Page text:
Doctors say vaping ‘cocktail of chemicals’ now our biggest public health issue

Vaping has become one of Australia’s biggest public health issues, with children as young as 14 taking up e-cigarettes.

Mar 21, 2023, updated Mar 21, 2023
The Federal Government is being urged to take on responsibility for drugs in the wake of growing death and harm figures  (Image: Nery Zarate/Unsplash)

The Federal Government is being urged to take on responsibility for drugs in the wake of growing death and harm figures (Image: Nery Zarate/Unsplash)

New research by the Australian National University is being used to back a call for a government crackdown on access to e-cigarettes.

Vaping is often framed as a “better” alternative to smoking cigarettes but the report identified a multitude of risks, including unintentional poisoning.

“Our lungs are designed to breathe fresh air,” lead research Professor Emily Banks said.

“People using vapes are inhaling a complex cocktail of chemicals.”

More than 240 chemicals were found in toxicological analyses of non-nicotine e-cigarettes.

At least 38 of those chemicals were listed poisons and another 27 were associated with adverse health outcomes.

Users of nicotine e-cigarettes could also be poisoned by the nicotine itself, the report said.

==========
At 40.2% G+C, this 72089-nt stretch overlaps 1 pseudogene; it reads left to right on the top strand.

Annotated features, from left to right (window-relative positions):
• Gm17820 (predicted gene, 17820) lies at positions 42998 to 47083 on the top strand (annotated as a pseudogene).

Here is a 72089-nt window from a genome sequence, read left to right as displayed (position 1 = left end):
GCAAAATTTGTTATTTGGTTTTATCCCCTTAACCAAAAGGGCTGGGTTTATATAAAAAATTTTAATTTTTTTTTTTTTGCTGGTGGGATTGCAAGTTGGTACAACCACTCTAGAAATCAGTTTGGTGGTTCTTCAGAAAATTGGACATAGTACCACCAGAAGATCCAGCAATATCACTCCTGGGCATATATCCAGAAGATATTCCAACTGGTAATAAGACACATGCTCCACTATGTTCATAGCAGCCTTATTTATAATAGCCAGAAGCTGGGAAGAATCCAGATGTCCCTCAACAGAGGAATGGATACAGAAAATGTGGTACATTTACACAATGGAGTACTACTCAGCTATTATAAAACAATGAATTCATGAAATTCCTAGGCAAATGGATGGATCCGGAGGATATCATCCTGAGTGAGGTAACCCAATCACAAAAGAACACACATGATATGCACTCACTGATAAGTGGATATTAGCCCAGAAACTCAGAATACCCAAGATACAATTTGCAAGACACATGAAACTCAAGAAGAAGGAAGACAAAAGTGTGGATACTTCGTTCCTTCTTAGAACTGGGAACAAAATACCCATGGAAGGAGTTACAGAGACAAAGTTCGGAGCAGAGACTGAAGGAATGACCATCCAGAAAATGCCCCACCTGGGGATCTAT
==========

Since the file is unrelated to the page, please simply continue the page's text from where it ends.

Nicotine poisoning can cause seizures and respiratory depression, which can result in death, according to Cancer Council Victoria.

Australians can only legally access nicotine vapes if they have a prescription to use the products for the purpose of quitting smoking.

But the lack of strong law enforcement against the illegal sale of e-cigarettes is threatening Australia’s hard-fought tobacco control successes, a Cancer Council spokesperson said.

“Every state and territory government must crack down on the hundreds of retailers illegally selling e-cigarette products outside of pharmacies, under the noses of authorities,” council chair Anita Dessaix said.

The report also found that most use of e-cigarettes is not for smoking cessation, since most smokers who vape continue to smoke, and most use in young people isn’t about quitting smoking.

More than one-third of e-cigarette users in Australia are under 25, with 11 per cent of the population aged 14 and over reporting e-cigarette use in 2019.

The Australian Medical Association is urging the government to clamp down, given the increasing use of vapes by children.

“Australian governments need to act now,” AMA president Professor Steve Robson said.

“This will help us to start to tackle the issue of vapes being marketed and sold to children.”

At least 32 countries ban the sale of nicotine e-cigarettes, 79 countries allow them to be sold while fully or partially regulating them and the remaining 84 countries do not regulate them at all.

The study is published in the Medical Journal of Australia.

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